The Wahkiakum County Eagle - Established as The Skamokawa Eagle in 1891

Commissioners send ports' permit back to planners

 


Wahkiakum County commissioners on Tuesday voted to send shoreline management permit for a coalition of upriver ports back to the county planning commission.

The permit would allow the ports' dredging crews to cross the East Sunny Sands beach and dike road to access a dredge disposal site on Island farmland.

The planning commission had sent the permit to the board of commissioners for final action, but after weeks of discussion before the board on the merits of interior disposal site, planners asked that the board return the permit for further consideration.

"We feel if we are able to pursue several questions we have, we will ultimately be able to provide you with a better product," planning commission Chair Gene Healy said in an email to the board of commissioners. "Our questions, generally, are the need to clarify the impacts on neighboring property owners of placing dredge spoils inside the dike."

The interior spoils site would be on the Philip Vik farm. The site was identified a decade ago as the upriver ports and the US Army Corps of Engineers deepened the Columbia River Channel to 43 feet.

The site is the last of several to be developed as part of the deepening project. According to the permit presented earlier to the board of commissioners, up to 2.5 million cubic yards of sand would be deposited over a period of years on the site. Sand would be deposited to the level of the dike road, and 600 feet back from the road, it would be mounded to a maximum height of 25 feet. Vik has said he would plant a cover crop and use the land for agricultural purposes.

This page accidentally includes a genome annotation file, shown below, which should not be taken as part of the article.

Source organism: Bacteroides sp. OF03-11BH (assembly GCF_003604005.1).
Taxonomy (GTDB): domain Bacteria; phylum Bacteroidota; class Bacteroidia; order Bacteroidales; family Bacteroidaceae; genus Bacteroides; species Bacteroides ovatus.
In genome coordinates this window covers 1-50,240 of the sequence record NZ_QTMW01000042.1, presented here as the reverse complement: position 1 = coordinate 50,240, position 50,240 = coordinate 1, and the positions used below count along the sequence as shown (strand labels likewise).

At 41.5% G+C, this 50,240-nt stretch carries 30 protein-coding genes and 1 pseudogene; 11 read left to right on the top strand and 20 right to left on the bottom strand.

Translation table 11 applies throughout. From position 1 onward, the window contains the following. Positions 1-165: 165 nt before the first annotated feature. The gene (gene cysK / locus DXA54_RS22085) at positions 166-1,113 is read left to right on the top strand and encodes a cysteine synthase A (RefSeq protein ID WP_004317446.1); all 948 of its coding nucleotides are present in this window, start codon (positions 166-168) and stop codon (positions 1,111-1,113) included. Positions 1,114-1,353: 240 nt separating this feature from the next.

However, action on the permit occurs at the same time that the county commissioners are working to establish a 10-year beach nourishment program at Cape Horn, Sunny Sands, North Welcome Slough Road, and Ostervold Beach. County commissioners have delayed action on the permit and pressed the upriver ports for a written commitment that sand would go on the eroding Sunny Sands beach before it would go inland. Meanwhile, Sunny Sands residents have opposed the proposed parameters for the operation of the inland disposal site.

Planning Commissioner Roy McIntire told the county board Tuesday that planners were dissatisfied with information provided them, and that planners should consider the full impact of the project on the county and local residents.

"Our biggest problem has been transparency and getting information from the applicant," planning commission member Bob Ward said Tuesday.

Philip Vik on Tuesday opposed the planners' request. That board has had opportunities to consider the permit.

"I don't see any advantage to sending it back," he said.

He said that in his recent talks with ports coalition representatives, they've said they would put sand on the beach before sending it inside the dike.

"If they don't get the permit, they said, they'll go to a site in Oregon near the Wauna mill," he added.

Sunny Sands resident Bob Getchell said he was opposed to putting sand inside the dike any higher than the level of the road.

"I don't see how the sand [inside the dike] is enhancing the Island," he said Tuesday. "I just can't understand how anybody would approve that."

County Commissioner Mike Backman suggested mitigation, such as a planting of trees to hide the high sand, might be appropriate.

"That was my idea," Ward said. "If it comes back to us, we can consider something like that."

In the end, Commissioners Mike Backman and Blair Brady voted to send the permit back to the planning commission for further consideration (Commissioner Dan Cothren was at a meeting in Olympia and was excused from the meeting).

 

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